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How to Become an Electrician in USA

Updated on June 8, 2013

Master Electricians at work!

Source

Introduction

Many people want to start educating themselves and working as electricians, or already are and want to further their capabilities, but might have a hard time finding the requirements for their qualification in some states.

If this is your case, then this article is probably for you!

The fact is that electricians are really educated people, capable of performing various electrical installations, wiring and connecting different electrical apparatus in both a family dwelling and a construction site.

The problem is that in each one state of US the requirements for becoming an electrician vary and that is due to the different jurisdictions supervising the process. Come to think of it, in some states you must contact your local county to get a license to perform electrical work.

However, in most states there are state-wide licenses and in some of them there is also "Reciprocity". This means that if you are for example a "master electrician" in Maine, ME you can apply for a reciprocity with New Hampshire or Vermont and work there without having to go under the process of applying for the same license again!

Below we will take an overlook of the most common licensure principles that most states embrace and the process of becoming an electrician.

Note: If you want to further your education or start right away as an electrician, you can jump at the end of the Hub and check the resources, where I post a link to our website that has a detailed guide for each state and instructions.

States' Licensing Regulations

Most states will require you to obtain a license, before performing electrical work. Doing it without the appropriate license is prohibited and against the laws. Some of them also upload their catalogue with the officialy registered electricians, so customers can have a fast look or verify that the electrician they called is actually an officially registered one. Professionals should urge customers to verify the electrician they are calling for a repair, before hiring him.

The majority of the jurisdictions start with an apprenticeship, a category which (as the name says) takes the aspiring electrician and makes him work under the direct supervision of a journeyman or master electrician to learn the ropes. There the apprentice will start gathering practical experience in the form of hours to reach the minimum requirement, so he can apply for a journeyman's license.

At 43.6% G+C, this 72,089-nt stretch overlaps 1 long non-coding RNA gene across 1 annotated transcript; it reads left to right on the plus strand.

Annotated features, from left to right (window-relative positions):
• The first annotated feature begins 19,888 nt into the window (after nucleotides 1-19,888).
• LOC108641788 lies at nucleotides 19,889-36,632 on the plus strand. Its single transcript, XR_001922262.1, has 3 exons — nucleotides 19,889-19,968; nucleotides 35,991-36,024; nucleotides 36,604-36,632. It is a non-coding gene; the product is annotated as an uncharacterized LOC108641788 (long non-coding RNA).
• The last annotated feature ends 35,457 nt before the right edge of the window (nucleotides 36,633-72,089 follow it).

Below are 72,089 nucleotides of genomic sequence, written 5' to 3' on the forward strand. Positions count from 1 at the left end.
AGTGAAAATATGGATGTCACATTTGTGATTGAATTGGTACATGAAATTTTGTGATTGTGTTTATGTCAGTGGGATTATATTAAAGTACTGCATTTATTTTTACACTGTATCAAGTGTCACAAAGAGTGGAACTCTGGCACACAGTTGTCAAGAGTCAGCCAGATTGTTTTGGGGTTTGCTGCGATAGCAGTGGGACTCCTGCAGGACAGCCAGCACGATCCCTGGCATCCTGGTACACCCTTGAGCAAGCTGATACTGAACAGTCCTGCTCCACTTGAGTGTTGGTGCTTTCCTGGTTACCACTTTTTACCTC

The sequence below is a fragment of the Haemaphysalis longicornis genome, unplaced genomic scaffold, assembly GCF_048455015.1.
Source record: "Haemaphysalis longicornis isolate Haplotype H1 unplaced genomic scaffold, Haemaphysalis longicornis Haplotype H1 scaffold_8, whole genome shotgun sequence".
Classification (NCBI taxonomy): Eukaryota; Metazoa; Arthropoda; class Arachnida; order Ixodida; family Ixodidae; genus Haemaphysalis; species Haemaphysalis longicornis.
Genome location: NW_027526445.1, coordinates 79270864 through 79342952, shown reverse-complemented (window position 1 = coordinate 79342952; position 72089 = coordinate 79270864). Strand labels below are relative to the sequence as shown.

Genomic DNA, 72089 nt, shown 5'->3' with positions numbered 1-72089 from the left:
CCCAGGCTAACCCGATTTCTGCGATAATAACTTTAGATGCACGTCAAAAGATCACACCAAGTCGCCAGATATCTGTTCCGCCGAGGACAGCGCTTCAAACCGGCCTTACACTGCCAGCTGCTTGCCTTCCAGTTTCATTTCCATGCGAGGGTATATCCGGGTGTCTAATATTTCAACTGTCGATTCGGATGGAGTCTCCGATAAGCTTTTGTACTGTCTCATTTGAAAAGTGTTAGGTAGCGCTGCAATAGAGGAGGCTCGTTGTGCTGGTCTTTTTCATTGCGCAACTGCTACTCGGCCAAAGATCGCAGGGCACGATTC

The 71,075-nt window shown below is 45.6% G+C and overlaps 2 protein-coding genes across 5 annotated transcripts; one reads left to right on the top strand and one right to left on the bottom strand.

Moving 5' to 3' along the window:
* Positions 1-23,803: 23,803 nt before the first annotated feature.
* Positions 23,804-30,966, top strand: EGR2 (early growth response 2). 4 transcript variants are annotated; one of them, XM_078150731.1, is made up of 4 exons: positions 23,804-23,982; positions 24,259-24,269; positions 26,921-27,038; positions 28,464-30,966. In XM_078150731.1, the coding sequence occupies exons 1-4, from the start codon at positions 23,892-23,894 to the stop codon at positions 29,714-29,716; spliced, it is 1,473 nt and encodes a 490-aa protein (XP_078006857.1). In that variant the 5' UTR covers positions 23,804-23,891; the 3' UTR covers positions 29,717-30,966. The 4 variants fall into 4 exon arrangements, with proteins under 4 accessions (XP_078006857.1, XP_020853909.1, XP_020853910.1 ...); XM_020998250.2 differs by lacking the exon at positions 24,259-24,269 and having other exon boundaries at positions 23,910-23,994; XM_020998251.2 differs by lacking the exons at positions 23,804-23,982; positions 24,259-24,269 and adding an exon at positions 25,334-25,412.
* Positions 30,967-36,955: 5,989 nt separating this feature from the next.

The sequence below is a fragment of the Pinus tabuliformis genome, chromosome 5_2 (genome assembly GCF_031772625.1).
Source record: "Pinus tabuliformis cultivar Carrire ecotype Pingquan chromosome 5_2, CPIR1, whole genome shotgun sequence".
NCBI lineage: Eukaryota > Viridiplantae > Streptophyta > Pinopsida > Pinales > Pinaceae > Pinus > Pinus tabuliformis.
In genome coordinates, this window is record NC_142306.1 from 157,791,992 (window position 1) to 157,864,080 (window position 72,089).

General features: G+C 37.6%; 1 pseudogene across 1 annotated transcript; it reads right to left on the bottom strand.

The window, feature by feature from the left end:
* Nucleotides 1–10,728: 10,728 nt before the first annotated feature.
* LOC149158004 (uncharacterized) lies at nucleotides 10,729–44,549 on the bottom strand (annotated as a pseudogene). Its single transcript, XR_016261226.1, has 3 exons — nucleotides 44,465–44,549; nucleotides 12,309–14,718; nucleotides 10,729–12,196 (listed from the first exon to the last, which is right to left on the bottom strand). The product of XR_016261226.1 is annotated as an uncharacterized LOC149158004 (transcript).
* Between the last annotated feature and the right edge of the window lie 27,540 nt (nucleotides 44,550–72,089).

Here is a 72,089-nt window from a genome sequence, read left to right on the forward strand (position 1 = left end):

Some of these programs will pay the student, while he gains experience. Also, some Boards responsive for the licensure will give credit for military or vocational schools education/experience.

Absence of state-wide license

So, what happens if there is no state-wide license?

Then you will have to contact your local municipality and/or county officials to ask for information and tell you how to acquire a license if it is needed. If there is a license you have to obtain prior to engaging in repairs and installations, usually this license will allow you to work only in your local county/jurisdiction and not in another state.

Usually the requirements for local licenses are some prior experience (usually 2,000 hours) which was supervised and can be verified by your employer or from military etc. Also, there might be exams you will have to take, usually on National Electrical Code (NEC). There are different versions of this book and you will have to check which one is adopted by your county.

Exams

More often than not, apart from experience, you will be required to take part in some examinations, carried out by either the responsible Board or an authorized official organization. The minimum passing score is almost always 70%.

The test questions vary from license to license, but in general the state's adopted version of National Electrical Code (NEC) is pretty popular and for contractors, some additional books and testing on law and business might be applicable too.

Finally

To sum up, becoming an electrician and performing electrical work vary greatly from state to state. The information is scattered all over the internet, but we have managed to make some free detailed guides for each state.

You can have a look at them below, at "Resources"!

Thanks for reading.

Cheers!

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